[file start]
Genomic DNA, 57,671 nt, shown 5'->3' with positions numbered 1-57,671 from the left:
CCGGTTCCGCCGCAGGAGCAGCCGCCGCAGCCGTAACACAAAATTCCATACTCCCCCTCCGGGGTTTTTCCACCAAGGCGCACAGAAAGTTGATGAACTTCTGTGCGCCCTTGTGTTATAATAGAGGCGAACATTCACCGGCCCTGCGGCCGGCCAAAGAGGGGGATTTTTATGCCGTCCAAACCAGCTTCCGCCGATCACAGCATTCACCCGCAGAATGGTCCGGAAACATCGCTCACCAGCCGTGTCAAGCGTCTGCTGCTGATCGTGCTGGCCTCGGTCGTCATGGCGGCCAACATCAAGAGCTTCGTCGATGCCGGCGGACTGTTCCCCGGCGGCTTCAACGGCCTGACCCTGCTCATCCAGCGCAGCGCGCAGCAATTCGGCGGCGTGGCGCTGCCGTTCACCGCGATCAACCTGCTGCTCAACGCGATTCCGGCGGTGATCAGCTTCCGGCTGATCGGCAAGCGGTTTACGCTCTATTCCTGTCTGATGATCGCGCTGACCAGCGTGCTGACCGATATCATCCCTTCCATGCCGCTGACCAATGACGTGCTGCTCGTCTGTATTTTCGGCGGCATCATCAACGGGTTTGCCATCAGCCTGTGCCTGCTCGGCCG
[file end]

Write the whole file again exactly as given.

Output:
Genomic DNA, 57,671 nt, shown 5'->3' with positions numbered 1-57,671 from the left:
CCGGTTCCGCCGCAGGAGCAGCCGCCGCAGCCGTAACACAAAATTCCATACTCCCCCTCCGGGGTTTTTCCACCAAGGCGCACAGAAAGTTGATGAACTTCTGTGCGCCCTTGTGTTATAATAGAGGCGAACATTCACCGGCCCTGCGGCCGGCCAAAGAGGGGGATTTTTATGCCGTCCAAACCAGCTTCCGCCGATCACAGCATTCACCCGCAGAATGGTCCGGAAACATCGCTCACCAGCCGTGTCAAGCGTCTGCTGCTGATCGTGCTGGCCTCGGTCGTCATGGCGGCCAACATCAAGAGCTTCGTCGATGCCGGCGGACTGTTCCCCGGCGGCTTCAACGGCCTGACCCTGCTCATCCAGCGCAGCGCGCAGCAATTCGGCGGCGTGGCGCTGCCGTTCACCGCGATCAACCTGCTGCTCAACGCGATTCCGGCGGTGATCAGCTTCCGGCTGATCGGCAAGCGGTTTACGCTCTATTCCTGTCTGATGATCGCGCTGACCAGCGTGCTGACCGATATCATCCCTTCCATGCCGCTGACCAATGACGTGCTGCTCGTCTGTATTTTCGGCGGCATCATCAACGGGTTTGCCATCAGCCTGTGCCTGCTCGGCCG